Robot teachers score in maths and English

Computers in the classroom are revolutionising school work for 80,000 British children, reports Ben Russell

Ben Russell
Saturday 09 May 1998 23:02
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ELECTRONIC "cyber teachers" are revolutionising the way tens of thousands of children learn. An estimated 80,000 youngsters are now taught by machines, with software designed to produce electronic lessons tailored to individual needs.

High technology is at the heart of Tony Blair's drive to improve schools - the Government has pledged to give all children access to a computer - and ministers believe programmes now being used could help raise standards in the Three Rs. Indeed, a three-year study published this week has found significant gains in basic maths and English among pupils using the electronic teaching aids.

Education Minister Kim Howells said the electronic teachers - known as integrated learning systems - could provide a powerful tool for the teachers of the future, although there are warnings that computers, no matter how sophisticated, could never replace good teachers.

Interactive teaching software has become a multi-million pound business, according to computer suppliers, is continuing to grow and is now in use in one in six secondary schools and hundreds of primary schools.

The market leader, RM Learning Systems, claims children using the computers can make a year's progress in maths in just four months and a year's progress in reading and writing in just three months. The firm has sold its interactive packages to more than 1,000 schools.

Barry Taylor, sales and marketing manager at RM, said: "These are packages with a lot of depth. The computer can respond to the individual student's strengths and weaknesses and then it will map a path through the body of learning."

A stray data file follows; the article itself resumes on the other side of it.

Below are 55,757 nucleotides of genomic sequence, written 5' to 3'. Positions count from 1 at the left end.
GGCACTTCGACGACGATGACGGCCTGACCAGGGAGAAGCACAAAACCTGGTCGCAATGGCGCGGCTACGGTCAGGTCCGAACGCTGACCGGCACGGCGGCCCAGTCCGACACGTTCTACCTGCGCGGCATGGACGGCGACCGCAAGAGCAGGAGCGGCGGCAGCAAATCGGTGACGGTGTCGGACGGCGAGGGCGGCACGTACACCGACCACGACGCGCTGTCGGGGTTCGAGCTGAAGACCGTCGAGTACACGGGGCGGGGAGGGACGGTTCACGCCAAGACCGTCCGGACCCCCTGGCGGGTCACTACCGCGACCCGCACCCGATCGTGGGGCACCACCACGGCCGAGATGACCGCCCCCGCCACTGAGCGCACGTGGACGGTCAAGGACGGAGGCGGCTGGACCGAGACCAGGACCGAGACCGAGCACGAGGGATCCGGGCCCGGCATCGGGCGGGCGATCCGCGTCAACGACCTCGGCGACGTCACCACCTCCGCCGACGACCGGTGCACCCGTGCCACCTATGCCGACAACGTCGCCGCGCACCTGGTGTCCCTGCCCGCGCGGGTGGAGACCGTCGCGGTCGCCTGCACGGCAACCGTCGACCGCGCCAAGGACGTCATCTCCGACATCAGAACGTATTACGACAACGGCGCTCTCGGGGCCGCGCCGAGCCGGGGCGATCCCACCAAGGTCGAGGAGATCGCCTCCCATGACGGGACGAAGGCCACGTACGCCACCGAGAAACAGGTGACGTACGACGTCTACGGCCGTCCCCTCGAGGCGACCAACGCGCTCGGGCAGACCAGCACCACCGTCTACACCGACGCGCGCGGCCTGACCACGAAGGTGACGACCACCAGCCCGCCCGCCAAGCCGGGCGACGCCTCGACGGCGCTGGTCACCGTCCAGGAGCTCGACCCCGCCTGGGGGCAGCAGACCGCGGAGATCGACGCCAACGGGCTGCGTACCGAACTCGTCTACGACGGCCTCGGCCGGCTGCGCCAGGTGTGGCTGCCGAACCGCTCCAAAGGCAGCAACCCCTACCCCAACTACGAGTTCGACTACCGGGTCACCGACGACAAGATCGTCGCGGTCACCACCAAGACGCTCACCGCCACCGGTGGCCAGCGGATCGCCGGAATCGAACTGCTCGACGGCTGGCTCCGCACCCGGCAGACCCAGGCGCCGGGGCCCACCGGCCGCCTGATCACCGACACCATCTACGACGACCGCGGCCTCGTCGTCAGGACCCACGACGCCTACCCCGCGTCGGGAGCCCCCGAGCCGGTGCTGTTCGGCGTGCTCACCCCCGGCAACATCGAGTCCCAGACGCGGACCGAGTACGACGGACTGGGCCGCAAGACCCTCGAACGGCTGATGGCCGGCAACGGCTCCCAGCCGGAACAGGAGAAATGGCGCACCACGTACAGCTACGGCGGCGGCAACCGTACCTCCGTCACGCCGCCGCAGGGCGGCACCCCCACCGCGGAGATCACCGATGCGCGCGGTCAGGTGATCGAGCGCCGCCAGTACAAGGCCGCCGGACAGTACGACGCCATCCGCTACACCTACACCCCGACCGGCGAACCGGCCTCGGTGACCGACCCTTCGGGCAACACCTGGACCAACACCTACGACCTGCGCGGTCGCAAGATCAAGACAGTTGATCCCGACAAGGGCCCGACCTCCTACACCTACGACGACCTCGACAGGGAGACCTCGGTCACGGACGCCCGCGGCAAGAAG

Teachers have praised the potential of new technology in the classroom. Mike Moore, head of information technology at Little Hulton School in Salford, and an executive member of the Association of Teachers and Lecturers, said: "This is a great stimulus to the children.

"They really love working on the computers, because they get instant responses and instant feedback. When you have a classroom with a teacher using traditional methods the students are very passive."

Research by Nottingham University psychologist Professor David Wood found a mixed picture, although children using the computer systems did show improvements in maths over pupils taught using purely traditional means after just six months. Pupils using software to improve their English also improved, although their success varied considerably from school to school. Minister Howells praised the report. He said: "It suggests that there could be a role for integrated learning systems, particularly in the development of literacy and numeracy skills.

"It also shows that the potential for information and communications technology to help pupils' learning depends on how it is used by teachers and schools."

But teachers and computer experts are warning that computers must be used with care.

Peter Avis, director of the British Educational Communications and Technology Agency, which commissioned the Nottingham research, said there should be strict limits on computer use.

He said: "The methods which seem to work certainly do not involve using the computers all day. We are talking about a limited amount of time like 15 or 20 minutes three times a week. Children are motivated do to their learning on a computer. But the success of computers depends on what the schools are trying to do with them."

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